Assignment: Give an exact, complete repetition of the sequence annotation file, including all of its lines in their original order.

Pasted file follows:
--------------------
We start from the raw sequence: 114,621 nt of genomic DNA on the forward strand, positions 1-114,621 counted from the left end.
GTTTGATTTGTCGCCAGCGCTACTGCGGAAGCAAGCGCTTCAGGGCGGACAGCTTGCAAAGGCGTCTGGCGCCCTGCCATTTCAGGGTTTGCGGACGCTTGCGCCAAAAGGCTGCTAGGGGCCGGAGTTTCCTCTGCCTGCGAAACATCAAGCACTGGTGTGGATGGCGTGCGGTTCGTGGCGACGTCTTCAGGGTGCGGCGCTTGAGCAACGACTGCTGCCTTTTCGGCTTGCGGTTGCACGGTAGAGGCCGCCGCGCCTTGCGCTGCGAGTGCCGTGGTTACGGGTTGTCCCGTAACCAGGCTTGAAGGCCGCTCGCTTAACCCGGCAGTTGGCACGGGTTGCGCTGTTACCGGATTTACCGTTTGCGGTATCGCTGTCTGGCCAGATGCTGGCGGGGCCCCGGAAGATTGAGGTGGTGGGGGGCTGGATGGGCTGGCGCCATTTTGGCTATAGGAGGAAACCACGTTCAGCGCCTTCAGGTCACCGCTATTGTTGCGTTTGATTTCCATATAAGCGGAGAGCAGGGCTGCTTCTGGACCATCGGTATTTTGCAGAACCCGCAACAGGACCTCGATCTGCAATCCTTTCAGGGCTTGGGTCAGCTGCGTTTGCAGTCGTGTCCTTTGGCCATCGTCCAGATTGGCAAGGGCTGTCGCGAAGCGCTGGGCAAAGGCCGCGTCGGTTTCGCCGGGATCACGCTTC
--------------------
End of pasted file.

We start from the raw sequence: 114,621 nt of genomic DNA on the forward strand, positions 1-114,621 counted from the left end.
GTTTGATTTGTCGCCAGCGCTACTGCGGAAGCAAGCGCTTCAGGGCGGACAGCTTGCAAAGGCGTCTGGCGCCCTGCCATTTCAGGGTTTGCGGACGCTTGCGCCAAAAGGCTGCTAGGGGCCGGAGTTTCCTCTGCCTGCGAAACATCAAGCACTGGTGTGGATGGCGTGCGGTTCGTGGCGACGTCTTCAGGGTGCGGCGCTTGAGCAACGACTGCTGCCTTTTCGGCTTGCGGTTGCACGGTAGAGGCCGCCGCGCCTTGCGCTGCGAGTGCCGTGGTTACGGGTTGTCCCGTAACCAGGCTTGAAGGCCGCTCGCTTAACCCGGCAGTTGGCACGGGTTGCGCTGTTACCGGATTTACCGTTTGCGGTATCGCTGTCTGGCCAGATGCTGGCGGGGCCCCGGAAGATTGAGGTGGTGGGGGGCTGGATGGGCTGGCGCCATTTTGGCTATAGGAGGAAACCACGTTCAGCGCCTTCAGGTCACCGCTATTGTTGCGTTTGATTTCCATATAAGCGGAGAGCAGGGCTGCTTCTGGACCATCGGTATTTTGCAGAACCCGCAACAGGACCTCGATCTGCAATCCTTTCAGGGCTTGGGTCAGCTGCGTTTGCAGTCGTGTCCTTTGGCCATCGTCCAGATTGGCAAGGGCTGTCGCGAAGCGCTGGGCAAAGGCCGCGTCGGTTTCGCCGGGATCACGCTTC